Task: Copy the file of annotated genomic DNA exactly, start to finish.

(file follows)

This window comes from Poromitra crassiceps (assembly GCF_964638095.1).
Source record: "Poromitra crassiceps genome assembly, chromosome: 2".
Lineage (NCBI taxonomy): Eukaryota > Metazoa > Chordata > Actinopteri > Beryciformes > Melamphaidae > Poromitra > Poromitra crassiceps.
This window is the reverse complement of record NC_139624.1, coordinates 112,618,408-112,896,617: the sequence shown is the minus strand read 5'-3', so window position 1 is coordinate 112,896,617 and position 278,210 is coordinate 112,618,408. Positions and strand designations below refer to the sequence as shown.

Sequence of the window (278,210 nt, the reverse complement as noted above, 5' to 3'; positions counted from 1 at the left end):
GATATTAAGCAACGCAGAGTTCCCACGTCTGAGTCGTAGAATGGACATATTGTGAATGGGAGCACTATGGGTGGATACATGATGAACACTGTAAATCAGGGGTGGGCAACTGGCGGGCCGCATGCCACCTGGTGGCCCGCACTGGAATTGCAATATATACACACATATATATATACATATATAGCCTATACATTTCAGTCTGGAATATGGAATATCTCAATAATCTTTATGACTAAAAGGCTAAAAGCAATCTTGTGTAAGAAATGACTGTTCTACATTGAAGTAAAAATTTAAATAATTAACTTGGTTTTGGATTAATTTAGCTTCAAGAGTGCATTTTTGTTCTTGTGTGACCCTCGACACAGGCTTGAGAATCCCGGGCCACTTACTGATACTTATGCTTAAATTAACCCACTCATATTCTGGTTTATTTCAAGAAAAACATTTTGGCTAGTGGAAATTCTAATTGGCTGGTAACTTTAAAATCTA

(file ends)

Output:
This window comes from Poromitra crassiceps (assembly GCF_964638095.1).
Source record: "Poromitra crassiceps genome assembly, chromosome: 2".
Lineage (NCBI taxonomy): Eukaryota > Metazoa > Chordata > Actinopteri > Beryciformes > Melamphaidae > Poromitra > Poromitra crassiceps.
This window is the reverse complement of record NC_139624.1, coordinates 112,618,408-112,896,617: the sequence shown is the minus strand read 5'-3', so window position 1 is coordinate 112,896,617 and position 278,210 is coordinate 112,618,408. Positions and strand designations below refer to the sequence as shown.

Sequence of the window (278,210 nt, the reverse complement as noted above, 5' to 3'; positions counted from 1 at the left end):
GATATTAAGCAACGCAGAGTTCCCACGTCTGAGTCGTAGAATGGACATATTGTGAATGGGAGCACTATGGGTGGATACATGATGAACACTGTAAATCAGGGGTGGGCAACTGGCGGGCCGCATGCCACCTGGTGGCCCGCACTGGAATTGCAATATATACACACATATATATATACATATATAGCCTATACATTTCAGTCTGGAATATGGAATATCTCAATAATCTTTATGACTAAAAGGCTAAAAGCAATCTTGTGTAAGAAATGACTGTTCTACATTGAAGTAAAAATTTAAATAATTAACTTGGTTTTGGATTAATTTAGCTTCAAGAGTGCATTTTTGTTCTTGTGTGACCCTCGACACAGGCTTGAGAATCCCGGGCCACTTACTGATACTTATGCTTAAATTAACCCACTCATATTCTGGTTTATTTCAAGAAAAACATTTTGGCTAGTGGAAATTCTAATTGGCTGGTAACTTTAAAATCTA